by Paul Gregory
President Obama calls for “social justice.” He agrees with the motley “occupiers” that the One Percent gets almost everything.
Reagan and the Bush tax cuts burdened us with a tinderbox of inequality, he lectures us. The rich should pay their fair share. “Enough is enough.” We must create a “just” society that guarantees the poor a dignified life.
In a word, we must become like Europe, for whom Obama expresses open admiration.
Obama apparently does not know that the European countries that have become “fairer” over the past two decades are now basket cases of debt, social unrest, and an unaffordable welfare state. Those European countries that have had the discipline to become “less fair,” are, in the words of a sympathetic liberal columnist (The GOP scrambles for a bogeyman) “doing well economically, both in absolute terms and in contrast to us.”
We should be like Germany or Sweden but not like Greece, I guess. But Germany and Sweden are recovering from too much of the social justice that Obama wishes to impose on us, while Greece is falling apart in a sea of equality and justice.
Buried in OECD statistics is an innocuous table entitled “Gini coefficients (after taxes and transfers).” Gini coefficients are the most widely used measure of income inequality. A zero Gini means everyone has the same income. A unitary Gini means one family has all the income. Ginis therefore fall between zero and one. The higher the number, the greater the inequality.
The table shows the percentage increase (or decrease) in income equality for European countries after redistribution by the state through taxes and benefits. (The more positive the number, the greater the increase in inequality. Negative numbers show a reduction in inequality, as Obama would like.)
|Percent Increase (decrease) in Inequality|
Hold the presses! The OECD income-inequality statistics show the basket-cases of Europe – Greece, Ireland, and Spain – are the ones that increased their “fairness” over the past quarter century. France, on its way to becoming a basket case, has also become more “socially just,” but less so than its fairness addicts to the South. The only exception is Italy, which has become marginally “less fair,” but belongs among the basket-cases of Europe. Those countries in Northern and Central Europe, praised by the Democrat elite as doing so well – Sweden, Germany, Norway, and Netherlands — have become “less fair.”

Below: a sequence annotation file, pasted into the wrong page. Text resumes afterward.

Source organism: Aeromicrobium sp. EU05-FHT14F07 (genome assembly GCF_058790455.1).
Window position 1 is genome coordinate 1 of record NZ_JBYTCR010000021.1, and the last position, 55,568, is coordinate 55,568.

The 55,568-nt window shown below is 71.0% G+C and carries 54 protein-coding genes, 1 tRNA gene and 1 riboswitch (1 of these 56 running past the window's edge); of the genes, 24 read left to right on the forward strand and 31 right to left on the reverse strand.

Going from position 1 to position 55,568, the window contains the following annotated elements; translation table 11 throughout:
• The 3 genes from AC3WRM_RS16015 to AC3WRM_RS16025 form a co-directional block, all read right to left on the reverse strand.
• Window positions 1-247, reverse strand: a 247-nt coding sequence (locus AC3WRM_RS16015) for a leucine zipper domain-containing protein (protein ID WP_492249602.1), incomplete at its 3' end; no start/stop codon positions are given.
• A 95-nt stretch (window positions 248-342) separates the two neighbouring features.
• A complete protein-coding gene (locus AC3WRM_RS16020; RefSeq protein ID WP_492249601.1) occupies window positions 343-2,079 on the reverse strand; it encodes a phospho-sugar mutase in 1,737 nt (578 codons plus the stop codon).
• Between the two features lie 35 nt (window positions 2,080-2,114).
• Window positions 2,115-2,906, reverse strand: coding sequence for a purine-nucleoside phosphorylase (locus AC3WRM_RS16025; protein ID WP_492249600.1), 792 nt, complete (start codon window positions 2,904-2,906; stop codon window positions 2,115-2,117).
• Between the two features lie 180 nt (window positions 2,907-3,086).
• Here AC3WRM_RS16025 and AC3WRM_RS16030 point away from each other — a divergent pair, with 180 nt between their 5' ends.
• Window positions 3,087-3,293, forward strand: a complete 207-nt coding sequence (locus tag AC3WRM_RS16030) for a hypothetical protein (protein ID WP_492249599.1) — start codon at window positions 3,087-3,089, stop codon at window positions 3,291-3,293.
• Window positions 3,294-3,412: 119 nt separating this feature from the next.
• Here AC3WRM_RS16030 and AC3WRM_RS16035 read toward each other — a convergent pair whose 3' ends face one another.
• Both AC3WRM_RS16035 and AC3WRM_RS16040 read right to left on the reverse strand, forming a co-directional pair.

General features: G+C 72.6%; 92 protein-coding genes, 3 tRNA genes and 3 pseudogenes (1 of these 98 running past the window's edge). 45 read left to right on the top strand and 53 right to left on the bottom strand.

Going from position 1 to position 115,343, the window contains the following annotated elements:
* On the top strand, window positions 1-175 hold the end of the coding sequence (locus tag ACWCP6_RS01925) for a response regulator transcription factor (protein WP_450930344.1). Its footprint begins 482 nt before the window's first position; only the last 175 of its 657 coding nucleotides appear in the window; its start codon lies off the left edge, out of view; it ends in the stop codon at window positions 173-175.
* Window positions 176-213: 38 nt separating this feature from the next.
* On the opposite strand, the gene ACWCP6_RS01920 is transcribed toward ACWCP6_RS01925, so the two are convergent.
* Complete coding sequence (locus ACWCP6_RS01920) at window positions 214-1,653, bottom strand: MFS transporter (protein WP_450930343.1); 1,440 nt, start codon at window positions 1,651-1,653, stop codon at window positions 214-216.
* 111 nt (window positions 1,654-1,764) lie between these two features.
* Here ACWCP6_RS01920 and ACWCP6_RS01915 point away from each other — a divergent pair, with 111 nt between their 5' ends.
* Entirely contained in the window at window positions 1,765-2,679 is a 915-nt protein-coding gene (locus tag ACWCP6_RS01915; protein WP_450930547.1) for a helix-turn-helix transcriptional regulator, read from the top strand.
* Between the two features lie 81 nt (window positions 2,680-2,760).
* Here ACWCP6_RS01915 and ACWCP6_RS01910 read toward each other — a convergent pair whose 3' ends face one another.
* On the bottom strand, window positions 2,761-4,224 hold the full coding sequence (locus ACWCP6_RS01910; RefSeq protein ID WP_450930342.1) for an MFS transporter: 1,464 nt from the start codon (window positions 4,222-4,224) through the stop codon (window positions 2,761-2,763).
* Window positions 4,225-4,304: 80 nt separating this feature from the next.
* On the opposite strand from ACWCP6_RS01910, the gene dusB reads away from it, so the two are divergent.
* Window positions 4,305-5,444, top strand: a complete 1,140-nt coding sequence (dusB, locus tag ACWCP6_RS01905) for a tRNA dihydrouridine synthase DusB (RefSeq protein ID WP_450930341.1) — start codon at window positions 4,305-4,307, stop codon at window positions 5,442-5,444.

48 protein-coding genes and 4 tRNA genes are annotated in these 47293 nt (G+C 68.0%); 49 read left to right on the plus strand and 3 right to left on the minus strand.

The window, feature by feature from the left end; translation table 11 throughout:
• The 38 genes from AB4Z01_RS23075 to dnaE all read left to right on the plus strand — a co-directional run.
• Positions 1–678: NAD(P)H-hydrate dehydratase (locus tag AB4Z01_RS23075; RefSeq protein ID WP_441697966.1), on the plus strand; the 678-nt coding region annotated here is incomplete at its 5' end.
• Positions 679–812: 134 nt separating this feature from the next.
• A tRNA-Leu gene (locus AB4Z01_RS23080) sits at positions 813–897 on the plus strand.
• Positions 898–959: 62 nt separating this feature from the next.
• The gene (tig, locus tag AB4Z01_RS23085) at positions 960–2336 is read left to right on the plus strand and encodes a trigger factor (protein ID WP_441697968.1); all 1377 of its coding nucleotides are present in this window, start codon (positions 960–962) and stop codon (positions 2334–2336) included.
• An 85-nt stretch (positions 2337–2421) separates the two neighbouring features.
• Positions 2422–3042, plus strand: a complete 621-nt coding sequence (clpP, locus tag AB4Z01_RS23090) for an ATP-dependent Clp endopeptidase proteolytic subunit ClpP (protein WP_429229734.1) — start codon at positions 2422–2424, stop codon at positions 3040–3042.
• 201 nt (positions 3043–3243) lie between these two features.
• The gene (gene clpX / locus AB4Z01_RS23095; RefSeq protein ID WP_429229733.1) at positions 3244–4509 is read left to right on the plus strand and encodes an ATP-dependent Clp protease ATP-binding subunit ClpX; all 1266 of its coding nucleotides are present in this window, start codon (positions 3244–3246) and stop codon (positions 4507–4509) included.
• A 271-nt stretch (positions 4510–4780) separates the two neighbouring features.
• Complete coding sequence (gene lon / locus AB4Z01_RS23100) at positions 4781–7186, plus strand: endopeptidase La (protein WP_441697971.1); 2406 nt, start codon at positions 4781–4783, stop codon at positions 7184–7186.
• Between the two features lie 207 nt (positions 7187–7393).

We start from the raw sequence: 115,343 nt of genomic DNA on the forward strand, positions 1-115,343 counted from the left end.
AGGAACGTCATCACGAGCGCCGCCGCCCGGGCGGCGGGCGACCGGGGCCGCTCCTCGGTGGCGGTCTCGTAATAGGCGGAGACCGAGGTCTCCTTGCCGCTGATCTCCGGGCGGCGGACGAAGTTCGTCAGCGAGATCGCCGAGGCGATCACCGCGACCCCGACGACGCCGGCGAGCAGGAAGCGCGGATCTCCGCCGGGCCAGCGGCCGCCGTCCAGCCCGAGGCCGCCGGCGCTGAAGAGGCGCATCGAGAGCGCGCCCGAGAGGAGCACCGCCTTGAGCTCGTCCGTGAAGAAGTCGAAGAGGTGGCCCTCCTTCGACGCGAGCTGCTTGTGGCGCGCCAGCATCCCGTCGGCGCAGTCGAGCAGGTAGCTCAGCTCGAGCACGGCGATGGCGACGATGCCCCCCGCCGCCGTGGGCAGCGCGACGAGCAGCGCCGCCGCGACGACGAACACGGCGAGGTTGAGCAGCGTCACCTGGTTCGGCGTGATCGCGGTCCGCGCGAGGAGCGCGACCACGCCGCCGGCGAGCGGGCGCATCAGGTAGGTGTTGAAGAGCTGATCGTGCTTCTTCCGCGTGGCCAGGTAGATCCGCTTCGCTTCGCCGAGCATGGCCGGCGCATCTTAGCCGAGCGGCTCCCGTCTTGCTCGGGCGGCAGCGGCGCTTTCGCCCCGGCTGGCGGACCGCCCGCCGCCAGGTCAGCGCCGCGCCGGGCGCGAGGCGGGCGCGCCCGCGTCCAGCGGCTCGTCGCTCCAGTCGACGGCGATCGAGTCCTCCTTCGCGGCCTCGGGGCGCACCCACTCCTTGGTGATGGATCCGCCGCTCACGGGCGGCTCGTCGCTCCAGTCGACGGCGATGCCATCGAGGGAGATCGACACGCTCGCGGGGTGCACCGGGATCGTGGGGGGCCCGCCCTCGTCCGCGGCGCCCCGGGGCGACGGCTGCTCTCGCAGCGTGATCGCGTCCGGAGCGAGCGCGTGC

Sweden, Germany, Norway, and the Netherlands are doing well because they are going about the difficult process of correcting the excesses of the runaway welfare state.
Sweden fell from the world’s fourth richest country to eleventh place after it adopted its “solidarity wage model” of universal health, early retirement, permanent unemployment coverage, seventy percent marginal tax rates, and four of six million Swedes living from the public purse. The Netherlands used its North Sea energy windfall to create a cradle-to-grave system that eventually placed fifteen percent of the generally-healthy able-bodied Dutch population on physical or mental disability. Denmark moved from a welfare to a workfare state, making it and the Netherlands “model cases of welfare reform in Western Europe.” Germany erected a system of long-term unemployment insurance and welfare payments that made public assistance more profitable than work for many. They had to recruit someone from private industry to tell them how to make work pay again.
Each of these countries has fought back, despite vociferous opposition from the Left, to create a “less fair” but better functioning social and economic system.
Europe’s current basket cases will find it more difficult to reverse their runaway welfare states. The welfare constituency of public employees, early retirees, and the unemployed has become the dominant political voice and will not accept a return to sanity.
Europe warns us that the “Road to Serfdom” can be short. Northern Europe may have dodged the bullet at least for now, but it will again face pressure for a restoration of fairness when the political pendulum swings back to the left.
When the Berlin Wall fell, curious West Germans flocked to Wandlitz, the elite compound where the East German leadership lived. The visitors were shocked that they lived as well or better than the “One Percent” of East Germany. Communist East Germany had inadvertently created the type of society the “Occupy Wall Streeters” would get if their demands were met – a fair society in which the top dogs live no better than ordinary people in other societies.
Obama’s liberal concept of fairness is in fact unfair because it leads to less for everyone. If we follow his campaign slogan, we will lose the initiative, self reliance, innovation, and risk taking that constitute the core of all successful societies and from which all citizens benefit.
The 2012 U.S. election will decide whether we will be Greece or Germany, or whether we live within a country-wide Wandlitz or outside its walls.
Paul R. Gregory is a Research Fellow, Hoover Institution Cullen Professor of Economics, University of Houston. Gregory has a regular blog //blogs.forbes.com/paulroderickgregory/at Forbes.com